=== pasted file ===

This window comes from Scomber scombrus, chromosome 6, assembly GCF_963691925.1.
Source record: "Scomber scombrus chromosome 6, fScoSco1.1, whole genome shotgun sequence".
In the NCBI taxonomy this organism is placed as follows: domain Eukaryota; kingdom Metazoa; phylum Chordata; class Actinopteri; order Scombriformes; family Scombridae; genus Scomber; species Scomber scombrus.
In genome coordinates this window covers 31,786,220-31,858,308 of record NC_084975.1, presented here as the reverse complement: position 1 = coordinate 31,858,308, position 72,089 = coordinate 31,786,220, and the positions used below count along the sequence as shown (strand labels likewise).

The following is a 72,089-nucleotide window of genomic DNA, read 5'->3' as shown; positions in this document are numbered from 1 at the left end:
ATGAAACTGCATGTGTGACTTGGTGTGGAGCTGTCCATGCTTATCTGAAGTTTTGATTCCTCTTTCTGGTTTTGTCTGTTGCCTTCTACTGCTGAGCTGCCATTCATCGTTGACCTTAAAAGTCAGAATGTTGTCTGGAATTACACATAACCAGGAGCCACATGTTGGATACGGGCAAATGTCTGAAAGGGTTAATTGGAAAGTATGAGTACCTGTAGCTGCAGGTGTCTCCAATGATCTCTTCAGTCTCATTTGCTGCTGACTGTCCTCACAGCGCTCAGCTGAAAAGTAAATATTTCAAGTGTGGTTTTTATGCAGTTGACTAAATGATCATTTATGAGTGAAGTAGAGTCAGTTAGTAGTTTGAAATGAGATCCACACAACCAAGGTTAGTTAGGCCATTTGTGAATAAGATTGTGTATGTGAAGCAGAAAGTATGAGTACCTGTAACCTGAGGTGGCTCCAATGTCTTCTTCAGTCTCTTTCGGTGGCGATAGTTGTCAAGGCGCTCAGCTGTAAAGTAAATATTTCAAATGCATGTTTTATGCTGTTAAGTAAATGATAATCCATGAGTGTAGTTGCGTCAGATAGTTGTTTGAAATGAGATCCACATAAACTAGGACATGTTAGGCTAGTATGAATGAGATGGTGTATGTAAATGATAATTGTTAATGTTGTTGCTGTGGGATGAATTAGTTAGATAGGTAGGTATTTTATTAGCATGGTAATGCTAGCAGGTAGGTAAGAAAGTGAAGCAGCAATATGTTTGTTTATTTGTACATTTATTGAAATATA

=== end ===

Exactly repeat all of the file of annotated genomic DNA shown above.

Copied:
This window comes from Scomber scombrus, chromosome 6, assembly GCF_963691925.1.
Source record: "Scomber scombrus chromosome 6, fScoSco1.1, whole genome shotgun sequence".
In the NCBI taxonomy this organism is placed as follows: domain Eukaryota; kingdom Metazoa; phylum Chordata; class Actinopteri; order Scombriformes; family Scombridae; genus Scomber; species Scomber scombrus.
In genome coordinates this window covers 31,786,220-31,858,308 of record NC_084975.1, presented here as the reverse complement: position 1 = coordinate 31,858,308, position 72,089 = coordinate 31,786,220, and the positions used below count along the sequence as shown (strand labels likewise).

The following is a 72,089-nucleotide window of genomic DNA, read 5'->3' as shown; positions in this document are numbered from 1 at the left end:
ATGAAACTGCATGTGTGACTTGGTGTGGAGCTGTCCATGCTTATCTGAAGTTTTGATTCCTCTTTCTGGTTTTGTCTGTTGCCTTCTACTGCTGAGCTGCCATTCATCGTTGACCTTAAAAGTCAGAATGTTGTCTGGAATTACACATAACCAGGAGCCACATGTTGGATACGGGCAAATGTCTGAAAGGGTTAATTGGAAAGTATGAGTACCTGTAGCTGCAGGTGTCTCCAATGATCTCTTCAGTCTCATTTGCTGCTGACTGTCCTCACAGCGCTCAGCTGAAAAGTAAATATTTCAAGTGTGGTTTTTATGCAGTTGACTAAATGATCATTTATGAGTGAAGTAGAGTCAGTTAGTAGTTTGAAATGAGATCCACACAACCAAGGTTAGTTAGGCCATTTGTGAATAAGATTGTGTATGTGAAGCAGAAAGTATGAGTACCTGTAACCTGAGGTGGCTCCAATGTCTTCTTCAGTCTCTTTCGGTGGCGATAGTTGTCAAGGCGCTCAGCTGTAAAGTAAATATTTCAAATGCATGTTTTATGCTGTTAAGTAAATGATAATCCATGAGTGTAGTTGCGTCAGATAGTTGTTTGAAATGAGATCCACATAAACTAGGACATGTTAGGCTAGTATGAATGAGATGGTGTATGTAAATGATAATTGTTAATGTTGTTGCTGTGGGATGAATTAGTTAGATAGGTAGGTATTTTATTAGCATGGTAATGCTAGCAGGTAGGTAAGAAAGTGAAGCAGCAATATGTTTGTTTATTTGTACATTTATTGAAATATA